Freshman Daines is considered the strongest Republican candidate for the Montana Senate seat Baucus is leaving.
With a string of declinations from potential candidates, Democrats continue to hunt for a strong recruit for the open Senate seat in Montana — potentially a top-tier race.
At this point, their hopes may rely on the candidacy of Democratic Lt. Gov. John Walsh, a crew-cut former state adjutant general who led hundreds of Montanans into combat in Iraq.
Walsh, 52, hasn’t announced anything yet, but several knowledgeable Democrats in Big Sky Country and on Capitol Hill said he is taking a serious look at the seat. Since taking office in January, Gov. Steve Bullock has often dispatched Walsh to events around the state, party sources said, using his knack for retail, which would also come in handy on the campaign trail.
“He’s got a strong profile, clearly enjoys being out in Montana and campaigning,” said Adam Pimley, a Montana-based Democratic consultant. “He’s a natural at it. He shakes hands like nobody but Brian Schweitzer,” the state’s previous governor.
A year after Democratic Sen. Jon Tester held off a stiff challenge from Republican Rep. Denny Rehberg, both parties hope to roll out intriguing prospects for the seat of retiring Democratic Sen. Max Baucus. As a top GOP pickup opportunity, the race has significant implications in deciding control of the Senate in the 2014 midterms, when Republicans must net six seats to win the majority.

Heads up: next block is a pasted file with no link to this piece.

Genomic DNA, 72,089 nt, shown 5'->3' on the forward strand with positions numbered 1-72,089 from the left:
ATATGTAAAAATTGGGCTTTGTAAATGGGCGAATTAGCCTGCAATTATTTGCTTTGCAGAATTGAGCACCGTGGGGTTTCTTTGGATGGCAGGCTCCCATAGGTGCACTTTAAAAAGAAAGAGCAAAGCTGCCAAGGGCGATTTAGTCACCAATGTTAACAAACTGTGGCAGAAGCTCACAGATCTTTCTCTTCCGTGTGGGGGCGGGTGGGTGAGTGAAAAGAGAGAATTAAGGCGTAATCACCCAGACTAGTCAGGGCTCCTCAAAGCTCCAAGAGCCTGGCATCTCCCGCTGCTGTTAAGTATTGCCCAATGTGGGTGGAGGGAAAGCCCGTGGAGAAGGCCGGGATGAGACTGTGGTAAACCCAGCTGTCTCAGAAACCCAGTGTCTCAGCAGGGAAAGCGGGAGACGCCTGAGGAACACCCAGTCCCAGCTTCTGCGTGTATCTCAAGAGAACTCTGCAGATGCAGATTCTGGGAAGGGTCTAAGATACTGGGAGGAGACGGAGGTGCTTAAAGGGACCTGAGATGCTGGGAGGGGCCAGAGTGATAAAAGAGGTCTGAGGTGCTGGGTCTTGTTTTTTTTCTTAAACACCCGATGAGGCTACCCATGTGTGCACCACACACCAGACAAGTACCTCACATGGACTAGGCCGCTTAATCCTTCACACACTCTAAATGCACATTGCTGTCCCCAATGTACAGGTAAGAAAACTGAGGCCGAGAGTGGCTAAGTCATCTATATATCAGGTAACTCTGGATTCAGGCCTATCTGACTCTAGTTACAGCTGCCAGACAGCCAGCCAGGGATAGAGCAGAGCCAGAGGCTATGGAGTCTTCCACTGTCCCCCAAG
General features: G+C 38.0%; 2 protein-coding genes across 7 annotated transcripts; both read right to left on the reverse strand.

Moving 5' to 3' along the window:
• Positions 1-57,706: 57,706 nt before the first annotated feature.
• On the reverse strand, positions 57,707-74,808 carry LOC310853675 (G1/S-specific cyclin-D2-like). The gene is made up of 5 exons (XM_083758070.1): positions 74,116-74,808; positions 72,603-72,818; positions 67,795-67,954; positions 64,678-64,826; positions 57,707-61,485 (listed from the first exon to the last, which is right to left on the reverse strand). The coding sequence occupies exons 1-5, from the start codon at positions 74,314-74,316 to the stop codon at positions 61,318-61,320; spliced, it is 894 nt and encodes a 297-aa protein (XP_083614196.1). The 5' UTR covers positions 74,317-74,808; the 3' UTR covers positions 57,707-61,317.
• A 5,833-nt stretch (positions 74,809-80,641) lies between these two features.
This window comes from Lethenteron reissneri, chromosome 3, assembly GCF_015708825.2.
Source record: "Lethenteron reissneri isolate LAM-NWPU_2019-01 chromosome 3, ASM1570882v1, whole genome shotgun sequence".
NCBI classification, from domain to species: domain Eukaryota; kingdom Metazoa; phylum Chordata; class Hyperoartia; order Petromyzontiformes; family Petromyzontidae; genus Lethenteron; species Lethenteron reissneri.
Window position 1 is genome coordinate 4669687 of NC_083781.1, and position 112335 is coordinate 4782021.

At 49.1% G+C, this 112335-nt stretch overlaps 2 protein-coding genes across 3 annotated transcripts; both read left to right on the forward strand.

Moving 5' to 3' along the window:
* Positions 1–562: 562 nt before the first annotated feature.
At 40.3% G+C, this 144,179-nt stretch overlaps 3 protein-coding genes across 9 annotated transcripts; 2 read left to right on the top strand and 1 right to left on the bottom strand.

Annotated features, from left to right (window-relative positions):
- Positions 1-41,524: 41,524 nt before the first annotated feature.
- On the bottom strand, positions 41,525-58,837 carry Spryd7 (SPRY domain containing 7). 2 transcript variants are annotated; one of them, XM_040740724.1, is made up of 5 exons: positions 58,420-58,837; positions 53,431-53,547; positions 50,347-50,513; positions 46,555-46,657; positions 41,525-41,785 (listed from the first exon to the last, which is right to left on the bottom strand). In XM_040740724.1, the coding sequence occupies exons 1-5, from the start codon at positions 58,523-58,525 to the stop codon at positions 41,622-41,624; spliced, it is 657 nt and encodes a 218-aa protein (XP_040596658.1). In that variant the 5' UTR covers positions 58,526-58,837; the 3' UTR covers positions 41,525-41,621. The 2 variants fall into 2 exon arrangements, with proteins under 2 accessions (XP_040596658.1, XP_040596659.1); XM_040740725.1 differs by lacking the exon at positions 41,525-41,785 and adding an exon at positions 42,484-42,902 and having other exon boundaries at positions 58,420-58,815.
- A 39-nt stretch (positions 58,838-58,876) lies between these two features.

Democrats believe Walsh, though still new to politics, would instantly plant the race firmly onto the competitive map. A spokesman for the lieutenant governor did not respond to a request for comment.
Republicans have been awaiting a decision from freshman Rep. Steve Daines, whose fundraising prowess and statewide victory in 2012 made him an obvious top recruit for the party. He would start the race with an edge in both name recognition and money. But Montana’s relatively cheap media markets would undoubtedly invite hefty outside spending.
“Daines is absolutely the strongest candidate Republicans have,” Montana-based GOP consultant Chuck Denowh said. “I do expect that he’ll get into the race. I don’t see any reason why he wouldn’t.”
Daines has said only that he is seriously considering the race. But the primary field has cleared for him, as all other potential GOP Senate candidates have said they would defer to the congressman. In fact, the primary contest for Daines’ House seat is already crowded.
Democrats point to Walsh’s military résumé as potentially attractive to independents and even some Republicans, which would be vital, especially in an off-year election.
Terri Henderson, 6, center, whose mother is El Salvador, attends a rally with members of Congress at Union Station's Columbus Circle to announce the Restore Opportunity, Strengthen, and Improve the Economy (ROSIE) Act on July 29, 2014. The legislation provides incentives for government contractors to pay a living wage and other benefits that would help low-income workers.